Idol Chatter

Can lifelong friendships be torn apart by money when some of your friends have lots of it but others don’t? Are the age old proverbs “Money is the root of all evil” and “Money can’t buy happiness” actually true? Jennifer Aniston’s latest movie, “Friends With Money”–if you believe all the commercials and reviews out there–is supposed to ask those exact questions. The movie follows the lives of four women in Los Angeles who navigate their relationships with each other, with the men in their lives, and with money. Olivia ( Aniston) is a former schoolteacher who smokes pot, dates the wrong men, and scrubs people’s toilets for a living, while her three best friends all have successful careers, affluent lifestyles, and–on the surface–happy families. The movie is slightly unpredictable–the humor comes out of the most unlikely moments–and there are some brilliant performances to be enjoyed ( Frances Mc Dormand in particular), yet in many ways, “Friends with Money” doesn’t quite, well, pay off in the end.

While watching these four women talk… and talk… and talk… about how unhappy they are, I slowly began to realize that “Friends With Money” is not about money at all. Not really. The root of their unhappiness–with jobs, with spouses, with themselves–is directly linked to the lies they have been telling themselves for years. Christine (Catherine Keener) lies to herself abut many things, including that her husband is a swell guy and that she and her husband’s lavish lifestyle in the form of a remodeling project is not impacting their neighbors’ lives. Fashion designer Jane (McDormand) lies to herself about why she is depressed and hasn’t washed he hair in months , while her husband lies to himself about not really being gay. Meanwhile, Franny (Joan Cusack), who is the richest of the friends, lies to herself every time she doesn’t tell her husband that she thinks he is being too extravagant in the way he spends their money on their child.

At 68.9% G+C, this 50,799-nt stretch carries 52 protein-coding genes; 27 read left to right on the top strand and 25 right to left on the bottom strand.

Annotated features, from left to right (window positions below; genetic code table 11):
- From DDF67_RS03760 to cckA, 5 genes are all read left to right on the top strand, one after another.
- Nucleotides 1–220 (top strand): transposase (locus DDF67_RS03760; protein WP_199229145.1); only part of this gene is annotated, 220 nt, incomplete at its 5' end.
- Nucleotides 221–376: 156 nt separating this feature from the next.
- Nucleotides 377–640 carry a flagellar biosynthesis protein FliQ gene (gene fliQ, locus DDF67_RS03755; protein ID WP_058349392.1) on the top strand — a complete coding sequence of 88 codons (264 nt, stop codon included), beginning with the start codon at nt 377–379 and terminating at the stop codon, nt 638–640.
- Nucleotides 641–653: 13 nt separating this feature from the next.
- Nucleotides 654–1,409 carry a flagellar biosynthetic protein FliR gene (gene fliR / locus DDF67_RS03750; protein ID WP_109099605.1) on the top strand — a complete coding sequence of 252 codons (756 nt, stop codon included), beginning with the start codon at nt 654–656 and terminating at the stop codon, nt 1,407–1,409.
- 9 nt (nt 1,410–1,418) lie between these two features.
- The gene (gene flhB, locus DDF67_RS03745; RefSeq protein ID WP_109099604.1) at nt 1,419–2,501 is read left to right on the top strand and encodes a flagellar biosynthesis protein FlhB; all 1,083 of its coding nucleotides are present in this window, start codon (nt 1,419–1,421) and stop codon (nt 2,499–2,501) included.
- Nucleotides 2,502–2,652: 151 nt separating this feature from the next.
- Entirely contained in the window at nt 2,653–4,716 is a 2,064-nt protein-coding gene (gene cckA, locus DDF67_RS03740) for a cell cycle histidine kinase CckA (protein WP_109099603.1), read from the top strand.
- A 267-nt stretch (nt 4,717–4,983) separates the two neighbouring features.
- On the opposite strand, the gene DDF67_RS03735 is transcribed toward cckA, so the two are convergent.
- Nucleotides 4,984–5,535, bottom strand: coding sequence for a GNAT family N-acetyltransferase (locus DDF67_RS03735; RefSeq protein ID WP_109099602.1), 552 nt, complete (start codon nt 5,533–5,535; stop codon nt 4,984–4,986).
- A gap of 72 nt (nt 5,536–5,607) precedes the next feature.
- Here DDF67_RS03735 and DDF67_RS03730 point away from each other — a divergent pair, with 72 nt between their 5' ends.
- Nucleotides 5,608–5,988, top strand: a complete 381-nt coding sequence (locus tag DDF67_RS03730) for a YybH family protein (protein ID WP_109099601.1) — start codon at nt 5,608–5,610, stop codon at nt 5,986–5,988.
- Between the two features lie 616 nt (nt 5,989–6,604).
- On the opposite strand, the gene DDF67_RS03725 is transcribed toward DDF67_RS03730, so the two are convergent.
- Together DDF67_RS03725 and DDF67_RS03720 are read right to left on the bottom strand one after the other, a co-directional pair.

And then there’s Olivia. She lies to herself by telling herself it’s easier, and better, to not care about anything.

By the end of the film, I wasn’t quite sure what the director wanted me to take away from this story, because there was no real resolution to the plot. But I will say that in spite of the movie’s flaws, I liked this examination of what causes the spiritual disconnect inside of ourselves. I just wish that sometimes Hollywood would realize that when it comes to storytelling, it is not always enough to raise important questions, but is also necessary to give some glimpses at some possible solutions as well.

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